On June 14, the United Nations Committee on the Rights of the Child (CRC) found that Spain violated the right to education of an eight-year old Moroccan boy in Melilla, a Spanish enclave in Morocco, for not taking the appropriate and timely action to confirm his residency in territory, and for not immediately admitting him to public school after his residency was confirmed.
A.E.A was born to a Morrocan mother in Melilla in 2013, and has lived in the territory all his life. At age six - the age at which compulsory schooling begins in Spain - his mother attempted to enrol him at school but was prevented as the authorities did not recognise their residency.
The issue revolves around the inscription in the local census; without regular administrative status individuals cannot register with the census, and without registration, children cannot enrol in school. A.E.A’s mother provided alternate evidence of residency including his birth certificate and utility bills, but despite numerous judicial proceedings, neither local administrative nor judicial authorities recognised A.E.A’s right to attend school.
In March 2020 A.E.A’s mother denounced the situation to the CRC, using the complaints mechanism. in November 2020, the residency of A.E.A and his family in Melilla was confirmed by the police. However, despite legal guarantees regarding the right to education in Spanish national legislation, authorities in the Morrocan based enclave did not allow A.E.A to attend school, citing his lack of legal residency as the basis for their decision.
In March 2020, the national education Ministry ordered the Melillan authorities to admit A.E.A into school. In June 2021, the Committee took a decision in A.E.A’s favour and urged Spain to implement compensatory measures to address the two years of schooling the boy had missed.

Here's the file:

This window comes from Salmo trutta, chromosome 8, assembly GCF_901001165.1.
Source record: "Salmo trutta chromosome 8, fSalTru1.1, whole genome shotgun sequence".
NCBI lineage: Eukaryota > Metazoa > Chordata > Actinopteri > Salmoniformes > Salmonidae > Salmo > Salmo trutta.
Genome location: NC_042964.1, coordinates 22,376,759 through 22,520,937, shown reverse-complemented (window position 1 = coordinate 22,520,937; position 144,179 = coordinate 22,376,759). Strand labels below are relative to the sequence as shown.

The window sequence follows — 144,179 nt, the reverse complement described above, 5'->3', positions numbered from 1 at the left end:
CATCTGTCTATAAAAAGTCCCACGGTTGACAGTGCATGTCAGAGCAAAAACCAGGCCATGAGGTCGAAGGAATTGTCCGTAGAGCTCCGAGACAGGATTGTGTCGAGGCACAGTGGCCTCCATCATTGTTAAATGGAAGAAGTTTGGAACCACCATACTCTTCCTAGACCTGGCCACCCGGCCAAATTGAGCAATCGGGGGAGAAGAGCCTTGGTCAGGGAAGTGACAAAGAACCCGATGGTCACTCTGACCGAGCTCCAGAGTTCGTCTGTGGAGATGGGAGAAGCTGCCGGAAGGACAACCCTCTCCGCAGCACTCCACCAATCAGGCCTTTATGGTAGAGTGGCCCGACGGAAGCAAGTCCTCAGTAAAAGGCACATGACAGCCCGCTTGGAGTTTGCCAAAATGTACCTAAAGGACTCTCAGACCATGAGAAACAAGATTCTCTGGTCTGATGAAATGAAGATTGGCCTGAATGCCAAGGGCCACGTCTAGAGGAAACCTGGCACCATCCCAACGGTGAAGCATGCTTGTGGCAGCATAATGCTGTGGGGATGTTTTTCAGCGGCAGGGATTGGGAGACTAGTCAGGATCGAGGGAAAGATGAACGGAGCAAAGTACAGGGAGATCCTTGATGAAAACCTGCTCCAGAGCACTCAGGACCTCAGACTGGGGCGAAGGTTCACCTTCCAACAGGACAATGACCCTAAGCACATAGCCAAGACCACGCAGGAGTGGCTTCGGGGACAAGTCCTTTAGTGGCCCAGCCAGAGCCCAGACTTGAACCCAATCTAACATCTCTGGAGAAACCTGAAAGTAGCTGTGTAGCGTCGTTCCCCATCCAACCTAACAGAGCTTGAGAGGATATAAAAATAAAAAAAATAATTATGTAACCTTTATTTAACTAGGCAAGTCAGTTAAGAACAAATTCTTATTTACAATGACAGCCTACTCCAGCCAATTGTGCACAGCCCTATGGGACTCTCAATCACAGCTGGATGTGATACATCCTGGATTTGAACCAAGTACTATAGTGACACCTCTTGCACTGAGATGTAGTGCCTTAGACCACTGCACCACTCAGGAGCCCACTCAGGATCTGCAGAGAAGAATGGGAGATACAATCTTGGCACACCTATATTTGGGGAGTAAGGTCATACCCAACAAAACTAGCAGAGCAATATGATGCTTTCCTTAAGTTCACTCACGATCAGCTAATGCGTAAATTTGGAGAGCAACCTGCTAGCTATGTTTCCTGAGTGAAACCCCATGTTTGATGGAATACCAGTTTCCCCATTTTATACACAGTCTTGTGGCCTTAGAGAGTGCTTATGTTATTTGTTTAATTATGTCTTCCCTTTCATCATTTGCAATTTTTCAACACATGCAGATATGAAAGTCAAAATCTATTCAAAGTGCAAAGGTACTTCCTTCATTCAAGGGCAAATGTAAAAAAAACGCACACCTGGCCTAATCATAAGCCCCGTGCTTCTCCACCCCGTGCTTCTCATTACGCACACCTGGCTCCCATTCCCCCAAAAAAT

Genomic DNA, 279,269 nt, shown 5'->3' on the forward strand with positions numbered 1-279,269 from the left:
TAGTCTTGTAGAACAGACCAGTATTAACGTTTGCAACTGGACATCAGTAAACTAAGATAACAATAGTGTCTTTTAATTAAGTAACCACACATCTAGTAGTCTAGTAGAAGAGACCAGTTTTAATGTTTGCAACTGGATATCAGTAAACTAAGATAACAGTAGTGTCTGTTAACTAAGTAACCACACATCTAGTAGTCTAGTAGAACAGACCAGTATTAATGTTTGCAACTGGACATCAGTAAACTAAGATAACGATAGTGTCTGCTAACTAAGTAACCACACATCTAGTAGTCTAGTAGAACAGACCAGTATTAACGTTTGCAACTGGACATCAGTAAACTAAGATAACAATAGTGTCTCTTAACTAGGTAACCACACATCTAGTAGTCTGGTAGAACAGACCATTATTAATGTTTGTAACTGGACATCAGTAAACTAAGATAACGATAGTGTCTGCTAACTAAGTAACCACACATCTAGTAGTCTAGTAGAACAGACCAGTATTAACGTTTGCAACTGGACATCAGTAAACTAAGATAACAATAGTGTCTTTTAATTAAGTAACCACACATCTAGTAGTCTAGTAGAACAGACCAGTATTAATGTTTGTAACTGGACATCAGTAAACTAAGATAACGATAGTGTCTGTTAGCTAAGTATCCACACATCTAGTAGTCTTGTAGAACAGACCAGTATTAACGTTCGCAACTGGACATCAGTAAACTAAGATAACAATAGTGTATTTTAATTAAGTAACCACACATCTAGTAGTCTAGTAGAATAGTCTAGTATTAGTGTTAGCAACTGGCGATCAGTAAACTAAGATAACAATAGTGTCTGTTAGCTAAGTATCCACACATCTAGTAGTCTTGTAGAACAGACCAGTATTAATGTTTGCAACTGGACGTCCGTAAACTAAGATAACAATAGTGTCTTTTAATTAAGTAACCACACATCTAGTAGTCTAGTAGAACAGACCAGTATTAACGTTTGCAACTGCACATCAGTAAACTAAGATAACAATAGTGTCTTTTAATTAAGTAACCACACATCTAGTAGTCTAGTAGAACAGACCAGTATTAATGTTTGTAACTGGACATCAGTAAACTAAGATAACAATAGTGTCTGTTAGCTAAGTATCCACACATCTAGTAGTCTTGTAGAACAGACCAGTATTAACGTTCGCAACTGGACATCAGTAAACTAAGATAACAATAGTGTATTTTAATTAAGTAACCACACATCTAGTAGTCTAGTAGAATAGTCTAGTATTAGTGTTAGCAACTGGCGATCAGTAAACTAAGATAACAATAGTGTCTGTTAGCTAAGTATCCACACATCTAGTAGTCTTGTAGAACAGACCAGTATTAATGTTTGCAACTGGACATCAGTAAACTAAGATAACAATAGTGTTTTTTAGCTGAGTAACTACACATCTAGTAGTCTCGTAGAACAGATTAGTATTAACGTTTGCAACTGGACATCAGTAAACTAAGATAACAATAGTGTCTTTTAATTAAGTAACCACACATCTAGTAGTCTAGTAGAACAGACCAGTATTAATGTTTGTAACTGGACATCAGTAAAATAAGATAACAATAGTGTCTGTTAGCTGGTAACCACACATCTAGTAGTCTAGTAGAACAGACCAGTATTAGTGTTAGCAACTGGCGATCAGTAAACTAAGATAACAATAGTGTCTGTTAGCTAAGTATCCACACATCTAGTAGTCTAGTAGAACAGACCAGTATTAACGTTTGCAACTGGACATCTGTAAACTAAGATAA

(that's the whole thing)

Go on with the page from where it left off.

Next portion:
The CRC finding and its implications
Crucially, the CRC recognises that A.E.A’s case is not unique, and despite legal guarantees regarding the right to education of all resident children irrespective of administrative status, those children without legal residency permits face ‘de facto obstacles that prevent their schooling’.
In 2020, the CRC welcomed Spain’s swift action to uphold the right to education of N.S, a 12 year old Morrocan national resident in Melilla, who had previously been denied entry to the public school system.
Yet these are not isolated cases; estimates suggest that 150 children with irregular administrative status in Melilla are currently excluded from the public education system. Committee member Luis Pedernera noted ‘this amounts to discrimination in violation of the Convention on the Rights of the Child’.